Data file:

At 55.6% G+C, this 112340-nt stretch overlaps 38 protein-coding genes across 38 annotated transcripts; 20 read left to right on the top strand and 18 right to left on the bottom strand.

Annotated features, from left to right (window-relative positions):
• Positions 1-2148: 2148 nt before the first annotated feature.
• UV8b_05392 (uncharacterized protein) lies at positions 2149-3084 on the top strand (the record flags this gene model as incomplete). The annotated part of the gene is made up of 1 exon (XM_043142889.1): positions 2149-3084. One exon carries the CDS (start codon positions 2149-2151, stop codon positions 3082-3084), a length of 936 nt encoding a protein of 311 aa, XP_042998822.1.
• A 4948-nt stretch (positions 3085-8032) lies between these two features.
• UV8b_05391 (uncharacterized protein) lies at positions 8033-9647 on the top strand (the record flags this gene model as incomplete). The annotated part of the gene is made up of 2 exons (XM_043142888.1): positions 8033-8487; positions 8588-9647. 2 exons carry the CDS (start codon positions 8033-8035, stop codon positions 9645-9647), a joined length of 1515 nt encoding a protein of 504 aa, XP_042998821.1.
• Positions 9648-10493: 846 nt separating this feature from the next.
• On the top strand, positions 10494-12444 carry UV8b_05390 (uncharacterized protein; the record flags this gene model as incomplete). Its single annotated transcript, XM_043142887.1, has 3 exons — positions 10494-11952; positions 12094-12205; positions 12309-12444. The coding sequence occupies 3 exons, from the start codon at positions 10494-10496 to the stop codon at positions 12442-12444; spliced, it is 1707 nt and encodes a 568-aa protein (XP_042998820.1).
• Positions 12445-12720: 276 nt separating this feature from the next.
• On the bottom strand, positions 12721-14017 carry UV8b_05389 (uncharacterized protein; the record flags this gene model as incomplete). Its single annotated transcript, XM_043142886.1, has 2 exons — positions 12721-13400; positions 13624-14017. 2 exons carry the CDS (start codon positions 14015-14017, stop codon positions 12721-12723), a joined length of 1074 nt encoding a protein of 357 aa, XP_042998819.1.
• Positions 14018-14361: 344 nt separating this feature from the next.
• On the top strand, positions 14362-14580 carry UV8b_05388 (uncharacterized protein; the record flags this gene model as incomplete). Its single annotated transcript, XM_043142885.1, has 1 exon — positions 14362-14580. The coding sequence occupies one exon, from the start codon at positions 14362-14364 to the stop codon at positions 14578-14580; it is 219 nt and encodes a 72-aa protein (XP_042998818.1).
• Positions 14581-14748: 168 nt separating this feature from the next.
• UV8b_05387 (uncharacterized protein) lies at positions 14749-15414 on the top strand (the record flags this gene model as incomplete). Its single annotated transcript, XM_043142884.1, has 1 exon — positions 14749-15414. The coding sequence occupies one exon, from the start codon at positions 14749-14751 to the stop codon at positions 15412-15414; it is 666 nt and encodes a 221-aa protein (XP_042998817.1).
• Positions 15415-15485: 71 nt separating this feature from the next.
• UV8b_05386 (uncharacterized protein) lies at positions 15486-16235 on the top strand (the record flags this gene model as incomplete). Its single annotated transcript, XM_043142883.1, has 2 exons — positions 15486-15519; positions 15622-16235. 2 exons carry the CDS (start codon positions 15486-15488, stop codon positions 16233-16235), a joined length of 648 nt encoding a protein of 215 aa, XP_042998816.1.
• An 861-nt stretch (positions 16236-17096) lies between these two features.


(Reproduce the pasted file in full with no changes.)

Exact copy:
At 55.6% G+C, this 112340-nt stretch overlaps 38 protein-coding genes across 38 annotated transcripts; 20 read left to right on the top strand and 18 right to left on the bottom strand.

Annotated features, from left to right (window-relative positions):
• Positions 1-2148: 2148 nt before the first annotated feature.
• UV8b_05392 (uncharacterized protein) lies at positions 2149-3084 on the top strand (the record flags this gene model as incomplete). The annotated part of the gene is made up of 1 exon (XM_043142889.1): positions 2149-3084. One exon carries the CDS (start codon positions 2149-2151, stop codon positions 3082-3084), a length of 936 nt encoding a protein of 311 aa, XP_042998822.1.
• A 4948-nt stretch (positions 3085-8032) lies between these two features.
• UV8b_05391 (uncharacterized protein) lies at positions 8033-9647 on the top strand (the record flags this gene model as incomplete). The annotated part of the gene is made up of 2 exons (XM_043142888.1): positions 8033-8487; positions 8588-9647. 2 exons carry the CDS (start codon positions 8033-8035, stop codon positions 9645-9647), a joined length of 1515 nt encoding a protein of 504 aa, XP_042998821.1.
• Positions 9648-10493: 846 nt separating this feature from the next.
• On the top strand, positions 10494-12444 carry UV8b_05390 (uncharacterized protein; the record flags this gene model as incomplete). Its single annotated transcript, XM_043142887.1, has 3 exons — positions 10494-11952; positions 12094-12205; positions 12309-12444. The coding sequence occupies 3 exons, from the start codon at positions 10494-10496 to the stop codon at positions 12442-12444; spliced, it is 1707 nt and encodes a 568-aa protein (XP_042998820.1).
• Positions 12445-12720: 276 nt separating this feature from the next.
• On the bottom strand, positions 12721-14017 carry UV8b_05389 (uncharacterized protein; the record flags this gene model as incomplete). Its single annotated transcript, XM_043142886.1, has 2 exons — positions 12721-13400; positions 13624-14017. 2 exons carry the CDS (start codon positions 14015-14017, stop codon positions 12721-12723), a joined length of 1074 nt encoding a protein of 357 aa, XP_042998819.1.
• Positions 14018-14361: 344 nt separating this feature from the next.
• On the top strand, positions 14362-14580 carry UV8b_05388 (uncharacterized protein; the record flags this gene model as incomplete). Its single annotated transcript, XM_043142885.1, has 1 exon — positions 14362-14580. The coding sequence occupies one exon, from the start codon at positions 14362-14364 to the stop codon at positions 14578-14580; it is 219 nt and encodes a 72-aa protein (XP_042998818.1).
• Positions 14581-14748: 168 nt separating this feature from the next.
• UV8b_05387 (uncharacterized protein) lies at positions 14749-15414 on the top strand (the record flags this gene model as incomplete). Its single annotated transcript, XM_043142884.1, has 1 exon — positions 14749-15414. The coding sequence occupies one exon, from the start codon at positions 14749-14751 to the stop codon at positions 15412-15414; it is 666 nt and encodes a 221-aa protein (XP_042998817.1).
• Positions 15415-15485: 71 nt separating this feature from the next.
• UV8b_05386 (uncharacterized protein) lies at positions 15486-16235 on the top strand (the record flags this gene model as incomplete). Its single annotated transcript, XM_043142883.1, has 2 exons — positions 15486-15519; positions 15622-16235. 2 exons carry the CDS (start codon positions 15486-15488, stop codon positions 16233-16235), a joined length of 648 nt encoding a protein of 215 aa, XP_042998816.1.
• An 861-nt stretch (positions 16236-17096) lies between these two features.